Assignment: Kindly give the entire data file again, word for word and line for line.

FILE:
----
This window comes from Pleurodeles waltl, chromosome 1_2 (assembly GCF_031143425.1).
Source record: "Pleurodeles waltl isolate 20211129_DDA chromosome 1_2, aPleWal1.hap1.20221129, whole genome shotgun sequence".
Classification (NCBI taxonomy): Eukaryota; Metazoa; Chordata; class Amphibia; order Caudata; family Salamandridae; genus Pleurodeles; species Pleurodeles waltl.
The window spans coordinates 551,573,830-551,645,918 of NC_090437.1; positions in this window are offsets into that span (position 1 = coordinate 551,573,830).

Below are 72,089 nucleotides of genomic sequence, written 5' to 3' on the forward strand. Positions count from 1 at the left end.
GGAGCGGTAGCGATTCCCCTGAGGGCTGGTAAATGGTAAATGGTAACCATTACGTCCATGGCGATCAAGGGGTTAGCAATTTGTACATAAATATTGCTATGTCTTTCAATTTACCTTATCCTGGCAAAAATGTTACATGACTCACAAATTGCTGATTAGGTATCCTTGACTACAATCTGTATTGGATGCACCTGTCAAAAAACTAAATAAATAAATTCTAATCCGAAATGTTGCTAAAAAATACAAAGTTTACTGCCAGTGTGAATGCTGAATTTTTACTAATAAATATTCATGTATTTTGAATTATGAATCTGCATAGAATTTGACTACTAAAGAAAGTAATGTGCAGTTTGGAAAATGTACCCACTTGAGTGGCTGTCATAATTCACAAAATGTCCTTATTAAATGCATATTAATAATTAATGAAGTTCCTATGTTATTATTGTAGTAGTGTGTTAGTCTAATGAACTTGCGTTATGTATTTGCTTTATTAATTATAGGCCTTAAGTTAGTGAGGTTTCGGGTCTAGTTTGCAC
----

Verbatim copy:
This window comes from Pleurodeles waltl, chromosome 1_2 (assembly GCF_031143425.1).
Source record: "Pleurodeles waltl isolate 20211129_DDA chromosome 1_2, aPleWal1.hap1.20221129, whole genome shotgun sequence".
Classification (NCBI taxonomy): Eukaryota; Metazoa; Chordata; class Amphibia; order Caudata; family Salamandridae; genus Pleurodeles; species Pleurodeles waltl.
The window spans coordinates 551,573,830-551,645,918 of NC_090437.1; positions in this window are offsets into that span (position 1 = coordinate 551,573,830).

Below are 72,089 nucleotides of genomic sequence, written 5' to 3' on the forward strand. Positions count from 1 at the left end.
GGAGCGGTAGCGATTCCCCTGAGGGCTGGTAAATGGTAAATGGTAACCATTACGTCCATGGCGATCAAGGGGTTAGCAATTTGTACATAAATATTGCTATGTCTTTCAATTTACCTTATCCTGGCAAAAATGTTACATGACTCACAAATTGCTGATTAGGTATCCTTGACTACAATCTGTATTGGATGCACCTGTCAAAAAACTAAATAAATAAATTCTAATCCGAAATGTTGCTAAAAAATACAAAGTTTACTGCCAGTGTGAATGCTGAATTTTTACTAATAAATATTCATGTATTTTGAATTATGAATCTGCATAGAATTTGACTACTAAAGAAAGTAATGTGCAGTTTGGAAAATGTACCCACTTGAGTGGCTGTCATAATTCACAAAATGTCCTTATTAAATGCATATTAATAATTAATGAAGTTCCTATGTTATTATTGTAGTAGTGTGTTAGTCTAATGAACTTGCGTTATGTATTTGCTTTATTAATTATAGGCCTTAAGTTAGTGAGGTTTCGGGTCTAGTTTGCAC